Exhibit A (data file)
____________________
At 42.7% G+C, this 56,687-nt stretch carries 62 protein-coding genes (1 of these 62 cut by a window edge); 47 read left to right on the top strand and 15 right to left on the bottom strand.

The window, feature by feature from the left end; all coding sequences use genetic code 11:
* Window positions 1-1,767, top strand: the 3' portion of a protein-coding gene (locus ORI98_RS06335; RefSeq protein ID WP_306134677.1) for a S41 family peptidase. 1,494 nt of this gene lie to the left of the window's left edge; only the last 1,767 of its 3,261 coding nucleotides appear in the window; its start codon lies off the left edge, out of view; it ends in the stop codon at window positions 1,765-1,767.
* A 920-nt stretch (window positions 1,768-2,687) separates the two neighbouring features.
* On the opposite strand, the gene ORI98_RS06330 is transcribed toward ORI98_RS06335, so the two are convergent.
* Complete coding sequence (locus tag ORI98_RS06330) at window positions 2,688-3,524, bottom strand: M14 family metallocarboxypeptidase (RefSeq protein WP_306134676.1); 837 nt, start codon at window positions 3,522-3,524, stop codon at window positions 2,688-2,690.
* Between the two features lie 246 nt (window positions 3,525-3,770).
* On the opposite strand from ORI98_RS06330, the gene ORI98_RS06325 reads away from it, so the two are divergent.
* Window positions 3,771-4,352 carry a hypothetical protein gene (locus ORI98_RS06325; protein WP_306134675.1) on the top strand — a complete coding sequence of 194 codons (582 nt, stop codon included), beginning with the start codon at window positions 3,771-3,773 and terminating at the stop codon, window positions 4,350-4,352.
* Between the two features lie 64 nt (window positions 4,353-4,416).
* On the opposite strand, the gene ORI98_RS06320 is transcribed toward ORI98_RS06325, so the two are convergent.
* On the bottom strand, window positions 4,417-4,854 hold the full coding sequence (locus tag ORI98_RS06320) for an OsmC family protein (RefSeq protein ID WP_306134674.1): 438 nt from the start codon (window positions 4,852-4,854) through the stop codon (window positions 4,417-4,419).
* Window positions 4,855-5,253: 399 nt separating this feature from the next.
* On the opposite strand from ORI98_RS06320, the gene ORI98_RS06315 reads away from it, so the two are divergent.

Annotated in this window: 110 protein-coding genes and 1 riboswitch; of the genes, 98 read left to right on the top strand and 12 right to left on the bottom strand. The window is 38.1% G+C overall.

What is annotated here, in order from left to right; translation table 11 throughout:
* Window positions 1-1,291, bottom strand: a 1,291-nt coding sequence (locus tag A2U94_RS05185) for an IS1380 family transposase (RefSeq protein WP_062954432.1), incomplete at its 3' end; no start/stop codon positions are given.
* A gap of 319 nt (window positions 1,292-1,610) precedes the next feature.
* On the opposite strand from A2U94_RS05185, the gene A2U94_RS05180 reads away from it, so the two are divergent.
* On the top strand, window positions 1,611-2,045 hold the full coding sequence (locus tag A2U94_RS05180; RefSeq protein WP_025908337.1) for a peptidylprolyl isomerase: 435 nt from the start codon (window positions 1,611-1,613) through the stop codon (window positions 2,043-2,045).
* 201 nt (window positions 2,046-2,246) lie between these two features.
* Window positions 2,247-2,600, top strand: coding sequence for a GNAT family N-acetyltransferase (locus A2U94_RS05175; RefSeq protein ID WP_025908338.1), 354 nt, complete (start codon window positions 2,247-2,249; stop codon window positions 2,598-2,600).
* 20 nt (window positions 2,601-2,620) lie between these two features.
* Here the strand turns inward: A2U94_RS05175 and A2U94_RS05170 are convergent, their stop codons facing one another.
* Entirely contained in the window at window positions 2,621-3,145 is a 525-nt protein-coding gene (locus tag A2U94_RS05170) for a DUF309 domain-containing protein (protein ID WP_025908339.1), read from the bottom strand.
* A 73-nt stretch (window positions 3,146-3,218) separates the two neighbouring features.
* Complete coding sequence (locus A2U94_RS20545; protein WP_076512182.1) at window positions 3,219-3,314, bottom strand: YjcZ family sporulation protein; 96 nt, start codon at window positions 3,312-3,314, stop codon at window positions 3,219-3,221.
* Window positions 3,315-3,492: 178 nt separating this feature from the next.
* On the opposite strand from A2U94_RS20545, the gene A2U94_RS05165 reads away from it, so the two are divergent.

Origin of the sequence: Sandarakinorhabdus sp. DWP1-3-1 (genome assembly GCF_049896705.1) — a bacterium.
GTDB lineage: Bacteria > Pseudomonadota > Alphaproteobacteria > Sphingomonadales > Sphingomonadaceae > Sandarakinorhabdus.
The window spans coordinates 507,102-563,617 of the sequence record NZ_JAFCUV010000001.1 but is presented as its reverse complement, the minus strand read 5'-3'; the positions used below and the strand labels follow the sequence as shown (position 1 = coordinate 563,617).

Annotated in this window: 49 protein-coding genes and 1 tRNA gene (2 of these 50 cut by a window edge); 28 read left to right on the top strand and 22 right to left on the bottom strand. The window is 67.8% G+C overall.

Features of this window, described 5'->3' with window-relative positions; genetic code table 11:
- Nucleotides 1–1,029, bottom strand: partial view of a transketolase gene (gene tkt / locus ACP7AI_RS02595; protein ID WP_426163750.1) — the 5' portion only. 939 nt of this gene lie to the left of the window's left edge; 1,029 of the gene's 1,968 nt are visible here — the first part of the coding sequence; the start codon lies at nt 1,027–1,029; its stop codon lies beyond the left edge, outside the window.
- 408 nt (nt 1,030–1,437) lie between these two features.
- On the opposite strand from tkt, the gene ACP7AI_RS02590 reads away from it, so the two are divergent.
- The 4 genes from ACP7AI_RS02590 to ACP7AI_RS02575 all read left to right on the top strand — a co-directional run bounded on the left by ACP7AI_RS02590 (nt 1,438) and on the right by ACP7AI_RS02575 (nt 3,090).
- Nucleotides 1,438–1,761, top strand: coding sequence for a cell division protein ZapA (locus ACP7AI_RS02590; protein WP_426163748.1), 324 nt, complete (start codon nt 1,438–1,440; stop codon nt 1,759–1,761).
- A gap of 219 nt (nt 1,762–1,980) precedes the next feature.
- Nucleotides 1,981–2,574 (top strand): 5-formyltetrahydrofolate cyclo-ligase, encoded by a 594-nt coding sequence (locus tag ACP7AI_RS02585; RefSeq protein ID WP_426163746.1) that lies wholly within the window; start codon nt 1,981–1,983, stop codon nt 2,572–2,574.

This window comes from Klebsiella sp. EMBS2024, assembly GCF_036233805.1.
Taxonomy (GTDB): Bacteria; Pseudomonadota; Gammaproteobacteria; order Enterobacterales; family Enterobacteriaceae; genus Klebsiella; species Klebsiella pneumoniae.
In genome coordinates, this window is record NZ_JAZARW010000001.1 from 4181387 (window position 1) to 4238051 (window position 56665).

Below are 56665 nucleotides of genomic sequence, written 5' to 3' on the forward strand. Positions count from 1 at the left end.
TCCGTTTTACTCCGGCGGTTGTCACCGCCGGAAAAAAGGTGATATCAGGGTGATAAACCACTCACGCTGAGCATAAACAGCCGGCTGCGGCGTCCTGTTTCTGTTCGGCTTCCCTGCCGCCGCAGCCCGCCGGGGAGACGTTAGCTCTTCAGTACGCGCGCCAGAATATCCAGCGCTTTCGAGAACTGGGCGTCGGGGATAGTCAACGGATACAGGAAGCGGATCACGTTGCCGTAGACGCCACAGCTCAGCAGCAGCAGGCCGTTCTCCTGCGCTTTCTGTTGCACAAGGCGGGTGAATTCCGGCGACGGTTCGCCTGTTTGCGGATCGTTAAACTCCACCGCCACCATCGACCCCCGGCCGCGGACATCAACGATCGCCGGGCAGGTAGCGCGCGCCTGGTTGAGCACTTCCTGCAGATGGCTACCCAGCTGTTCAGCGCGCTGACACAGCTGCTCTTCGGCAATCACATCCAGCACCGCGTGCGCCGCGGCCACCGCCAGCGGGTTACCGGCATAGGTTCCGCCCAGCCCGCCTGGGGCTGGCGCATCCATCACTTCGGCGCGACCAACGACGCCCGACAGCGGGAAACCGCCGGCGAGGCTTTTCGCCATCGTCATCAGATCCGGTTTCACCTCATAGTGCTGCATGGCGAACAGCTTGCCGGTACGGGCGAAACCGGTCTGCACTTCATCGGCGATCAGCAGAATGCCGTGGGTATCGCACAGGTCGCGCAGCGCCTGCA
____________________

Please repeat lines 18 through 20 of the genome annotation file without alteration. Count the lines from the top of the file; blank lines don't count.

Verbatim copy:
* A gap of 319 nt (window positions 1,292-1,610) precedes the next feature.
* On the opposite strand from A2U94_RS05185, the gene A2U94_RS05180 reads away from it, so the two are divergent.
* On the top strand, window positions 1,611-2,045 hold the full coding sequence (locus tag A2U94_RS05180; RefSeq protein WP_025908337.1) for a peptidylprolyl isomerase: 435 nt from the start codon (window positions 1,611-1,613) through the stop codon (window positions 2,043-2,045).